Posts Tagged ‘Keep it Together’

Usually I know how to calm him at first, to get him used to being with me.   Singing softly.  Today I try Guster and The Beatles but he gives me a no to both of those.  I’ve Been Working on the Railroad it is.  We take turns with the lyrics, me singing a line or two, then pointing to him, he picking up tune & rhythm without breaking tempo.

It’s a complicated song as children’s sings go, but he prefers complicated songs with distinct bridges into all-new musical directions, and back again.  Keep it Together by Guster, for example.  I should turn him on to Bohemian Rhapsody or A Day in the Life.

He asks me for hug and so I slide over to him, and he wants kisses on his head, and I wrap my arms around him gladly, taking advantage of this somewhat rare physical closeness I get with my son.  More kisses? he pleads, giggling.  I kiss him all over the top of his sweet little head and then lean back to face him for a kiss on the lips.

SLAP his hand flashes out and catches my upper cheek and eye.  SMACK comes the other hand, fingers now curled to grab and pull at me, though my glasses are off and I’ve tucked my hair under a hood, so contact is minimal.

I caught his wrists after that, and we got him to the apartment okay.

I forgot my camera; this picture is from another week.

When I got home, I did laundry and dishes and raked my whole front lawn, stripping off layers of sweaters and zip-up fleeces until I was wearing just a t-shirt.  I moved in hard sweeping lifts, leaves clinging to the rake, my clothes, my gloves.  The sun and the cool and the wind-less day made for ideal raking conditions.  I felt strong: alive and focused.  I shoved the leaves down inside the bags with one leg, my foot stomping hard, compacting – my nose filled with the almost-decayed smell of fallen leaves.

I’m just a hair shy of the kind of OCD that would have me picking up stray leaves one by one from the lawn.

It felt so good to work fast and hard, to know what to do to complete a task, to literally bag it all up, and to have a different result than when I started.  Anything I can do that brings with it a logical beginning, middle, and end is good.  These blog entries are vital.  Making a difference somewhere, somehow, any way I can.  Even if it’s just clearing a scattered gathering of autumn leaves.  The leaves aren’t going to pretend to go willingly into the bag and then suddenly stage a coup and escape, attacking me with their sharp pointy stems and edges.

Work is important. Tasks are vital.

Otherwise I would go mad.  Mad madder maddest. 

Keep it together;
Can we keep it together?
We’re singing a new song now…
and everything starts today.”

~ Guster

My friend D send me a coloring book in the mail, and I’m about to go have brunch with two other wonderful friends, after which I will take a walk in the sunshine to the park. Maybe make some nature art with what’s left of the colorful leaves.  Or break out the crayons and play in my new coloring book.  Play UNO with M’s kids.  Play with my dog, pet my cat, send out some cards, maybe a package.  Perhaps I’ll even call someone I haven’t talked to in a while.

Just to pass the time away.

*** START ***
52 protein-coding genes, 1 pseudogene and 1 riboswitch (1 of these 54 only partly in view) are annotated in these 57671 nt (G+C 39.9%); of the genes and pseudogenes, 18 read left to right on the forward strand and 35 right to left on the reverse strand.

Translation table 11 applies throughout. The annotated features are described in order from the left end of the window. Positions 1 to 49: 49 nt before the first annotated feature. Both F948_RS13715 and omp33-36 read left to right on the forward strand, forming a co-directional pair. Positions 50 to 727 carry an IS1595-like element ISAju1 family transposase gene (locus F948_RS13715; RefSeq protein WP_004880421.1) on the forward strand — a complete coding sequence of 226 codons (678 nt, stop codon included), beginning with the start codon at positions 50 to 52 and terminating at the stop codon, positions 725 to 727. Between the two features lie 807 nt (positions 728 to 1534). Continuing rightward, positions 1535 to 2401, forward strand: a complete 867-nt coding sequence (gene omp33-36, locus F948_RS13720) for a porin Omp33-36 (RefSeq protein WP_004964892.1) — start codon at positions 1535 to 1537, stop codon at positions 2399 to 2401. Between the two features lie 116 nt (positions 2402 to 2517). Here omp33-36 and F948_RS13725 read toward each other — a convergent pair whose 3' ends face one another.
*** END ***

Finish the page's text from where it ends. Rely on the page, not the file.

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Sometimes I joke that I’m not Darwin’s poster child.  I’m scrawny, kind of weak, hyper-sensitive, and rather meek.  I have asthma, osteoporosis and a mild case of Marfan Syndrome.  In any given room, I’m probably not the fittest.

If I’d been born in 1869 instead of 1969, I likely would not have lived through childhood.  Everyone who knows me well is aware I have a near-obsession with Laura Ingalls Wilder, who wrote the Little House on the Prairie series of books about growing up as a pioneer girl on the prairie.  Back then every family seemed to have a passel of kids and inevitably, two or three never made it past infancy.

Laura’s baby brother, Charles Frederick, died when he was 9 months old.  Laura’s only son, never named, was only a few weeks old when he died.  And Laura’s daughter, Rose, lost her own only son when he was just a baby.  Laura’s sisters had no children of their own.

The Ingalls ancestry ended.

Back then, if you made it past infancy, you faced a myriad of other killers like Scarlet Fever, blizzards blocking trains (fuel/food) for months at a time, grasshoppers and crows destroying crops – starvation and illness and accident.  From all directions death came at you, all the time – and your “job,” essentially, was to survive.

As medicine advanced, people lived who otherwise wouldn’t have before.  Simultaneously, the Industrial Revolution started long paths of both invention and innovation, but also of contamination and pollution.  The weak ones survived, Darwin be damned.

Maybe things like autism are the result of the “weak ones” not only surviving, but also being exposed to God-knows-what in the air, food, and water.  I don’t know if I’m talking nonsense or not, but I’ve been thinking about it all.

Seems to me we enjoy looking back arrogantly and laughingly at things we used to believe.  Can you believe we once thought the earth was the center of the universe?  That leeches could cure illness?  That cigarettes are good for you?  But now, we know better.  Right?  Probably not.  In 150 years they’ll be looking back just as disparagingly and laughingly at things we “know to be true” today.  We’re in the infancy of understanding autism, I’m afraid.  In some ways I’m as much a pioneer, like it or don’t, as Laura Ingalls Wilder.  Maybe that’s why I’ve always felt drawn to her.